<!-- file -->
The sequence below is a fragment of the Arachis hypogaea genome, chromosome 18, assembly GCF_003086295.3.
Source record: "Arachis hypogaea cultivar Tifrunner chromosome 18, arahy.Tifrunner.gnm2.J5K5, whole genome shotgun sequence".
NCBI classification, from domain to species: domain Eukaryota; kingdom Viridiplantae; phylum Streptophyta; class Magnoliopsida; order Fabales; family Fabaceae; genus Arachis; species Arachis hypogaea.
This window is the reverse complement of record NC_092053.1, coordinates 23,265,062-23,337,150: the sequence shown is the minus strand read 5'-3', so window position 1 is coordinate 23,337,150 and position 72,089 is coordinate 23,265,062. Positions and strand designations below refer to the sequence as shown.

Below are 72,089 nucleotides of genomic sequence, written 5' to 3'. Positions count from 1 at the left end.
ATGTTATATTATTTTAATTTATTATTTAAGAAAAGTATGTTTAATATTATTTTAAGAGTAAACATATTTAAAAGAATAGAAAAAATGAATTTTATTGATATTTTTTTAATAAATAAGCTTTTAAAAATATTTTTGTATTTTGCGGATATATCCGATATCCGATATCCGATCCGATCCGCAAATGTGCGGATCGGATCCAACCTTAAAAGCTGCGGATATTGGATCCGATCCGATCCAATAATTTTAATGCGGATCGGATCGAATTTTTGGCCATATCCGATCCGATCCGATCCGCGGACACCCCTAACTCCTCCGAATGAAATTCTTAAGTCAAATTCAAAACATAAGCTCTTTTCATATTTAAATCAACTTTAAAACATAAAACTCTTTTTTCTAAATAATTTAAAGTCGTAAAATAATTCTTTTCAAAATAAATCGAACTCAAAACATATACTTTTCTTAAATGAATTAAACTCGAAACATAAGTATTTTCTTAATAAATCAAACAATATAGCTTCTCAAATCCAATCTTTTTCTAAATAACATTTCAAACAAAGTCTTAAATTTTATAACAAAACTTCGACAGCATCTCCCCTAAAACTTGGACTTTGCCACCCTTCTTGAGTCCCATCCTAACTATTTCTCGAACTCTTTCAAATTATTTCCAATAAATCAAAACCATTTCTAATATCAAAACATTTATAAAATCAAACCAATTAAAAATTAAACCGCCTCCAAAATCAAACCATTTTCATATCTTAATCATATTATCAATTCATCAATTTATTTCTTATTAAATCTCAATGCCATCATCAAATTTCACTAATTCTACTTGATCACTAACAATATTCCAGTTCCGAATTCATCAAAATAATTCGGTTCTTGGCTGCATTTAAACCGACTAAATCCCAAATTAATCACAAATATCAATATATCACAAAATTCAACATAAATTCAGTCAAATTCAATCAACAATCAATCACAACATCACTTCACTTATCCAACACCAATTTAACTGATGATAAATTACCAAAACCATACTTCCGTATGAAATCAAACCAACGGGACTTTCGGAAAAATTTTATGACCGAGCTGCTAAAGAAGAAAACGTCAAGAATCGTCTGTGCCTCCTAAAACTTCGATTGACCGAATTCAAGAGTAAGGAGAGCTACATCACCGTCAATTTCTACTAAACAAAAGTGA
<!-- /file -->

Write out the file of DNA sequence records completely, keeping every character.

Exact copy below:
The sequence below is a fragment of the Arachis hypogaea genome, chromosome 18, assembly GCF_003086295.3.
Source record: "Arachis hypogaea cultivar Tifrunner chromosome 18, arahy.Tifrunner.gnm2.J5K5, whole genome shotgun sequence".
NCBI classification, from domain to species: domain Eukaryota; kingdom Viridiplantae; phylum Streptophyta; class Magnoliopsida; order Fabales; family Fabaceae; genus Arachis; species Arachis hypogaea.
This window is the reverse complement of record NC_092053.1, coordinates 23,265,062-23,337,150: the sequence shown is the minus strand read 5'-3', so window position 1 is coordinate 23,337,150 and position 72,089 is coordinate 23,265,062. Positions and strand designations below refer to the sequence as shown.

Below are 72,089 nucleotides of genomic sequence, written 5' to 3'. Positions count from 1 at the left end.
ATGTTATATTATTTTAATTTATTATTTAAGAAAAGTATGTTTAATATTATTTTAAGAGTAAACATATTTAAAAGAATAGAAAAAATGAATTTTATTGATATTTTTTTAATAAATAAGCTTTTAAAAATATTTTTGTATTTTGCGGATATATCCGATATCCGATATCCGATCCGATCCGCAAATGTGCGGATCGGATCCAACCTTAAAAGCTGCGGATATTGGATCCGATCCGATCCAATAATTTTAATGCGGATCGGATCGAATTTTTGGCCATATCCGATCCGATCCGATCCGCGGACACCCCTAACTCCTCCGAATGAAATTCTTAAGTCAAATTCAAAACATAAGCTCTTTTCATATTTAAATCAACTTTAAAACATAAAACTCTTTTTTCTAAATAATTTAAAGTCGTAAAATAATTCTTTTCAAAATAAATCGAACTCAAAACATATACTTTTCTTAAATGAATTAAACTCGAAACATAAGTATTTTCTTAATAAATCAAACAATATAGCTTCTCAAATCCAATCTTTTTCTAAATAACATTTCAAACAAAGTCTTAAATTTTATAACAAAACTTCGACAGCATCTCCCCTAAAACTTGGACTTTGCCACCCTTCTTGAGTCCCATCCTAACTATTTCTCGAACTCTTTCAAATTATTTCCAATAAATCAAAACCATTTCTAATATCAAAACATTTATAAAATCAAACCAATTAAAAATTAAACCGCCTCCAAAATCAAACCATTTTCATATCTTAATCATATTATCAATTCATCAATTTATTTCTTATTAAATCTCAATGCCATCATCAAATTTCACTAATTCTACTTGATCACTAACAATATTCCAGTTCCGAATTCATCAAAATAATTCGGTTCTTGGCTGCATTTAAACCGACTAAATCCCAAATTAATCACAAATATCAATATATCACAAAATTCAACATAAATTCAGTCAAATTCAATCAACAATCAATCACAACATCACTTCACTTATCCAACACCAATTTAACTGATGATAAATTACCAAAACCATACTTCCGTATGAAATCAAACCAACGGGACTTTCGGAAAAATTTTATGACCGAGCTGCTAAAGAAGAAAACGTCAAGAATCGTCTGTGCCTCCTAAAACTTCGATTGACCGAATTCAAGAGTAAGGAGAGCTACATCACCGTCAATTTCTACTAAACAAAAGTGA